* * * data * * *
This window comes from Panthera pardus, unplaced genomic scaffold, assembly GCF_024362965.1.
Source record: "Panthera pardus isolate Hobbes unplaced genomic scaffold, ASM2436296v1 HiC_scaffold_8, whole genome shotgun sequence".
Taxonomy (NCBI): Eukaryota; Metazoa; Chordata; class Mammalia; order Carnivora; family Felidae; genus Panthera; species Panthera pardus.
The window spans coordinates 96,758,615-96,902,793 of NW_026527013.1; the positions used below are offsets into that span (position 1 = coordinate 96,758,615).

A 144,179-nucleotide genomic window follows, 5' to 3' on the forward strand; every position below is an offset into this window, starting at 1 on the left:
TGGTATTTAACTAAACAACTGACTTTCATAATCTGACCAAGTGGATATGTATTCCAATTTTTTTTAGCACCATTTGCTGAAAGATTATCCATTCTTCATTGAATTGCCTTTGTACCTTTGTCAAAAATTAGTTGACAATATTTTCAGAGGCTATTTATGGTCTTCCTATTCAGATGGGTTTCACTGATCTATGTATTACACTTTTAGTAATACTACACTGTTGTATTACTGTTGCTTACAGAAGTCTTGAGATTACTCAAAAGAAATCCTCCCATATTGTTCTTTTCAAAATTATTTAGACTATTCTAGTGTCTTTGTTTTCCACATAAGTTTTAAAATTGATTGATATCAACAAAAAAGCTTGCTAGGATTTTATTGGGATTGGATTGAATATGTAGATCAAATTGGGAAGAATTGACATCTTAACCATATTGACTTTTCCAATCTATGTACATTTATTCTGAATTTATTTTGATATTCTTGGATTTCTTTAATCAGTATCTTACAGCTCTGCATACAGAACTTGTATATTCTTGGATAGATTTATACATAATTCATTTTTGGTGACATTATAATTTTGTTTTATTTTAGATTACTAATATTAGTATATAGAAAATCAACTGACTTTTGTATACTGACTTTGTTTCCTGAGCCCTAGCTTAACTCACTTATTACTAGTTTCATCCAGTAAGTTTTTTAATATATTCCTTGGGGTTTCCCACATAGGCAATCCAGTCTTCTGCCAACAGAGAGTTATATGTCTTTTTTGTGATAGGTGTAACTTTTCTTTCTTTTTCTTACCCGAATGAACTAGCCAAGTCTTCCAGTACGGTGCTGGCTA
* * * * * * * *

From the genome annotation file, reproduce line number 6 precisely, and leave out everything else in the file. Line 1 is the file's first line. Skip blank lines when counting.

TGGTATTTAACTAAACAACTGACTTTCATAATCTGACCAAGTGGATATGTATTCCAATTTTTTTTAGCACCATTTGCTGAAAGATTATCCATTCTTCATTGAATTGCCTTTGTACCTTTGTCAAAAATTAGTTGACAATATTTTCAGAGGCTATTTATGGTCTTCCTATTCAGATGGGTTTCACTGATCTATGTATTACACTTTTAGTAATACTACACTGTTGTATTACTGTTGCTTACAGAAGTCTTGAGATTACTCAAAAGAAATCCTCCCATATTGTTCTTTTCAAAATTATTTAGACTATTCTAGTGTCTTTGTTTTCCACATAAGTTTTAAAATTGATTGATATCAACAAAAAAGCTTGCTAGGATTTTATTGGGATTGGATTGAATATGTAGATCAAATTGGGAAGAATTGACATCTTAACCATATTGACTTTTCCAATCTATGTACATTTATTCTGAATTTATTTTGATATTCTTGGATTTCTTTAATCAGTATCTTACAGCTCTGCATACAGAACTTGTATATTCTTGGATAGATTTATACATAATTCATTTTTGGTGACATTATAATTTTGTTTTATTTTAGATTACTAATATTAGTATATAGAAAATCAACTGACTTTTGTATACTGACTTTGTTTCCTGAGCCCTAGCTTAACTCACTTATTACTAGTTTCATCCAGTAAGTTTTTTAATATATTCCTTGGGGTTTCCCACATAGGCAATCCAGTCTTCTGCCAACAGAGAGTTATATGTCTTTTTTGTGATAGGTGTAACTTTTCTTTCTTTTTCTTACCCGAATGAACTAGCCAAGTCTTCCAGTACGGTGCTGGCTA